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On a gray March morning,photographer Gary Leonard stands in the center of his gallery, a small room dimmed by overcast skies, sunlight feathering through the gaps between high-rises on Broadway Avenue. Leonard has a cold, but he’s agreed to meet with us, anyway, at his new gallery, Take My Picture, named after his recently retired CityBeat column. Later on, Leonard will sit behind a table laid with a collection of his black-and-white photographs, smiling only when asked, while the L.A. Weekly takes his portrait.
Leonard has become accustomed to working outside of his comfort zone. Having paid his bills for the past 40 years shooting for the city’s alternative weeklies, he now counts on selling photographs from a retail gallery in downtown L.A. On the left side of the gallery, a mosaic made up of a few hundred of Leonard’s signature 5x7 black-and-white prints hangs delicately, like natural history preserved on white walls. The city is here: parades and rock concerts, mayors and artists, funerals and births; you can pick out an Andy Warhol portrait, Jack Benny’s funeral, George Bush shaking Dick Riordan’s hand in South Central, the famous image of a SWAT team lined up in front of the Ramones’ concert at the Palladium back in 1986.
On the gallery’s other side hang large, poster-size color photographs of Disney Hall and the new downtown skyline, a testament to the evolution of photography over the course of Leonard’s career. The grand prints are proof of changing demands, of bigger and brighter and faster, over what Leonard prefers: “a photograph you can keep in your dresser drawer.” It is a striking dichotomy: the volume and energy of Leonard’s previous work, the fierce, curt snapshots of L.A. faces and festivals that once ran in L.A. Weekly, the L.A. Reader and CityBeat, hanging face to face with the pointed, pleasing potraits of new L.A. buildings — the kind of pictures that sell.
“With 40 years of photographing L.A., the work that we did in black and white becomes all the more precious,” Leonard says.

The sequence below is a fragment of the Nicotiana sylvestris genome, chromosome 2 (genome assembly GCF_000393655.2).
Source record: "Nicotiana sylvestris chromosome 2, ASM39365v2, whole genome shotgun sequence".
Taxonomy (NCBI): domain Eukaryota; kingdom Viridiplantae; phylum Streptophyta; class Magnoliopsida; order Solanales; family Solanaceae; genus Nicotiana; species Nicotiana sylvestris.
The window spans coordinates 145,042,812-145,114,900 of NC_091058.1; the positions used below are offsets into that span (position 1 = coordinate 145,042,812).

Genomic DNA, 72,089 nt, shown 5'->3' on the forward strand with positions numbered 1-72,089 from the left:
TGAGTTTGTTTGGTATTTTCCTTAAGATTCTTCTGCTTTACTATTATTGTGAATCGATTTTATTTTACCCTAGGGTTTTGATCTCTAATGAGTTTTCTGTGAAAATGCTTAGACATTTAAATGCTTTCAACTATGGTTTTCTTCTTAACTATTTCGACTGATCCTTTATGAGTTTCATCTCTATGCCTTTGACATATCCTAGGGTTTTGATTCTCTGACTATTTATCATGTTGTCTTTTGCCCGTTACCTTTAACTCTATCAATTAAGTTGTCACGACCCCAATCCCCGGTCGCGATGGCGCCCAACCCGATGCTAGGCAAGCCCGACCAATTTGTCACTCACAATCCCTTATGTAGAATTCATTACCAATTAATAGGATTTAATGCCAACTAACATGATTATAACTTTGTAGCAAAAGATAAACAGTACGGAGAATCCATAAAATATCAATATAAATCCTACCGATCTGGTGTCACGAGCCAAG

From the storefront, it is impossible to imagine the volume of L.A. history that lies inside. The self-declarative sign, a bold order in the midst of this otherwise unassuming stretch of Broadway near 9th Street downtown, sandwiched between a MetroPCS shop and a convenience store with a neon, telephone-shaped sign in the window that reads: Cambios. Occasionally, Leonard admits, passersby will stop in to ask if he takes headshots or passport photos. He does. If it weren’t for them, he wouldn’t make rent.
Raised in the Valley, Leonard has lived in Echo Park since 1979 and boasts a deep affection for Los Angeles. He spent much of the ’70s and ’80s in clubs, photographing punk-rock shows and parties but turned his lens to the streets when he started to lose the feeling that he was specifically in Los Angeles. “I started living in the daytime,” he says. While Leonard’s lens lives for the pedestrian, some photos offer a peek into his private life, the rituals, celebrations and traditions that unite us. In one photograph, a pair of large hands balances a newborn boy. The baby is Leonard’s son on the day of his birth, and the hands belong to Leonard’s father, an OB/GYN. A man, in other words, who counted on his hands and had a keen understanding of the human condition. “You draw inspiration, not from doing exactly what you do,” says Leonard. “I know those hands, I learned from watching his surgeries.”
Tonight, Leonard’s been asked to photograph Adolfo Guzman Lopez’s 40th birthday party. “Everything is personal,” he says. “This is not a job.”
While his world shifts around him, Leonard is somehow exhilarated by the challenges of the recession, grateful at least to be behind the lens.
“We’re in the middle of a big correction,” Leonard says. “We’re gonna come back and they’re gonna say this was a turning point. It’s great to know you’re in something and see yourself defined and redefined.”